The NBA title won by the Golden State Warriors on Thursday night included a significant piece of history for basketball fans from Baja California to Chiapas: Juan Toscano-Anderson became the first Mexican NBA champion.
“JTA” — as he is often called by fans of the former Oakland team that now has its home arena in San Francisco — didn’t get to play in his team’s series clinching 103-90 victory over the Boston Celtics in Game 6 of the NBA Finals, but that didn’t stop him from celebrating in the best way he knew how: grabbing the tricolor flag as he and his Warriors teammates whooped it up on the court in Boston after the game.
Though he was not born in Mexico, Toscano-Anderson was immersed in Mexican culture while being raised in Oakland, California, in the 1990s and early 2000s, largely because his mother, Patricia Toscano, had emigrated from Michoacán a few decades earlier, along with her father.
“Despite me being born in the States, I consider myself Mexican,” he told The Pajaronian newspaper in 2019, when he was playing for a Warriors’ minor league team in Santa Cruz, California.
His professional career started a few years before that in the Liga Nacional de Baloncesto Profesional (LNBP) in Mexico. After not being selected in the 2015 NBA draft following four nondescript seasons at Marquette University, he played one season with the Mexicali Soles and two seasons for the Monterrey Fuerza Regia.
“Sometimes I miss Fuerza Regia and Monterrey, really. Someday I want to return to the LNBP to play for a year or two,” said Toscano-Anderson, who is 29 years old and 1.98 meters (6 feet, 6 inches) tall. While in Mexico, he was named the league MVP once, made two all-star game appearances and led Fuerza Regia to two league championships — and the name on the back of his jersey was “Toscano,” as opposed to “Anderson” in college.
“Nito,” as he is called by family and friends, is all about his Mexican roots. During his three seasons with the Warriors, he often has taken pictures with the Mexican flag and donned tricolor items. When he competed in the NBA Slam Dunk Contest in February, not only did he take second place, but he did it wearing a pair of tricolor Nike sneakers and a specially designed, tricolor-tinged Warriors jersey.
Going into the NBA Finals, there was a lot of attention on him as the first player of Mexican heritage to make it that far in the playoffs. “I want to thank all my people from Mexico,” he said on the sports website Archysport. “I am doing this for Mexico and hopefully I can take the trophy to Mexico and celebrate in Monterrey, Cancún, Michoacán, Mexico City. I’m going to be there this summer and hopefully I can bring the trophy to celebrate with all of you.”
Juan Toscano-Anderson’s Mexico-themed Warriors jersey and kicks for the dunk contest 🇲🇽🔥 pic.twitter.com/bZjEtKnntn
— NBA on ESPN (@ESPNNBA) February 20, 2022
Two years ago, on an off-season visit to Mexico with some of his Warriors teammates, while they were enjoying beach time, Toscano-Anderson was on an outdoor basketball court in Monterrey signing autographs for hundreds of elementary school students.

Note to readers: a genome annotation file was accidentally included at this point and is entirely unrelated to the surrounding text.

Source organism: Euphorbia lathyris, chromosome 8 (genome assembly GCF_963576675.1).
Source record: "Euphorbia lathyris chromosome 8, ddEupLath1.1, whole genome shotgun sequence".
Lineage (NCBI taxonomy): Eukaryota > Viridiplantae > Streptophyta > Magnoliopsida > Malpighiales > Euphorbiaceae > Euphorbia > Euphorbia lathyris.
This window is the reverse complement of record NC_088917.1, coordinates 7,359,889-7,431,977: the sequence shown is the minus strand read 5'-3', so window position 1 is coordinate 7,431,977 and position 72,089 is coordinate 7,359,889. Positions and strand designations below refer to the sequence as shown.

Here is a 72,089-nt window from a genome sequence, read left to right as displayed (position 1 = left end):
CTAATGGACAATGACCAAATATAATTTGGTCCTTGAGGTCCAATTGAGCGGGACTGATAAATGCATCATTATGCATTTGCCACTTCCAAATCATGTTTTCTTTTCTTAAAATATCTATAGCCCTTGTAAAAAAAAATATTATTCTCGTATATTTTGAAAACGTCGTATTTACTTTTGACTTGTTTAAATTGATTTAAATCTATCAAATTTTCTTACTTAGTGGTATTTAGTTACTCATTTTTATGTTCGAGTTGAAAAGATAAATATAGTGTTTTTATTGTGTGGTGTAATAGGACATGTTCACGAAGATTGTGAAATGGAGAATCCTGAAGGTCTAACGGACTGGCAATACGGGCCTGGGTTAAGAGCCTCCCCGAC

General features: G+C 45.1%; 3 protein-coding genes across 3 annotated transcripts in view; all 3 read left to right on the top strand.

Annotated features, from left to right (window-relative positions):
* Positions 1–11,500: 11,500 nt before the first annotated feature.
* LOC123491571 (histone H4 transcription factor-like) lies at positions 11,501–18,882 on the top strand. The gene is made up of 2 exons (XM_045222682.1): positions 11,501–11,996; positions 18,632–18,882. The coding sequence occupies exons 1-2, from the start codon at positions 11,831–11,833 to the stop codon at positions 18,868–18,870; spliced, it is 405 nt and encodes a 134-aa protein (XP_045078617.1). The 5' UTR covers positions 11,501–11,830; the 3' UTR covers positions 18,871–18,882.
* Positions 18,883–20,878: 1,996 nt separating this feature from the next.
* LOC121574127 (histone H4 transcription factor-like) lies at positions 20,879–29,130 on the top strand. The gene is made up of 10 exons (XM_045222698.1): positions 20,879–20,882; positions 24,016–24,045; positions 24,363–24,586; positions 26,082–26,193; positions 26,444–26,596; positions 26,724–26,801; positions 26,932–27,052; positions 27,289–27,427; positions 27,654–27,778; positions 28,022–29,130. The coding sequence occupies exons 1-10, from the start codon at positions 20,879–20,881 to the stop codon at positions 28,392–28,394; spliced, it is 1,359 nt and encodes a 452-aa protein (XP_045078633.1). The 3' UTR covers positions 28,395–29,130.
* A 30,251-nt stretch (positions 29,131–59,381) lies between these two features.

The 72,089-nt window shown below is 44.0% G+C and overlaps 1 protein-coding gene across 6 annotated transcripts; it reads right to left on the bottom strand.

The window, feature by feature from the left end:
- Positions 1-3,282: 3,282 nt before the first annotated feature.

“I felt like a rock star, man,” he told the San Francisco Chronicle newspaper. “What Steph [Curry] and those guys are like [in the U.S.], that’s kind of what I’m like in Mexico. And I say that humbly. It’s just a total honor.”
Toscano-Anderson was in the final year of his contract this season, so it remains to be seen if he will return to the Warriors next season. He has played parts of three seasons with the team, and though the Golden State dynasty has won four NBA titles in the past eight years, the latest one was a big one for Toscano-Anderson since it was his first.
In addition to playing pro ball in Mexico, he also played in leagues in Venezuela and Argentina and had a stint with the Mexican national team in a pre-Olympic tournament.
He got his big chance by doing well at an open tryout in 2018 and getting signed to play with the Warriors’ minor league team in Santa Cruz, California. He made his NBA debut at the advanced age of 26 during the 2019-20 season, but played in only 13 games that year. Last season, he went back and forth between Golden State and Santa Cruz on a two-way contract, and this season he earned $1.7 million.
In an interview with the newspaper El Heraldo, he said, “I don’t do it for money. I don’t care if I’m on a two-way deal or making $2 million a year. I wake up every day for the love of this sport.”
Toscano-Anderson’s No. 95 jersey is a nod to his maternal grandfather, who moved from Chavinda, Michoacán, in the 1960s and bought a house on 95th Avenue in Oakland. “Nito” grew up there with his Mexican mother and Puerto Rican father, and much of his upbringing involved celebrating Mexican holidays, constantly hearing Spanish all around him and eating his grandmother’s Mexican food.
He is the NBA’s first player of Mexican descent since Jorge Gutiérrez in 2016. Other former NBA players with Mexican blood include Eduardo Nájera, Gustavo Ayón and Horacio Llamas.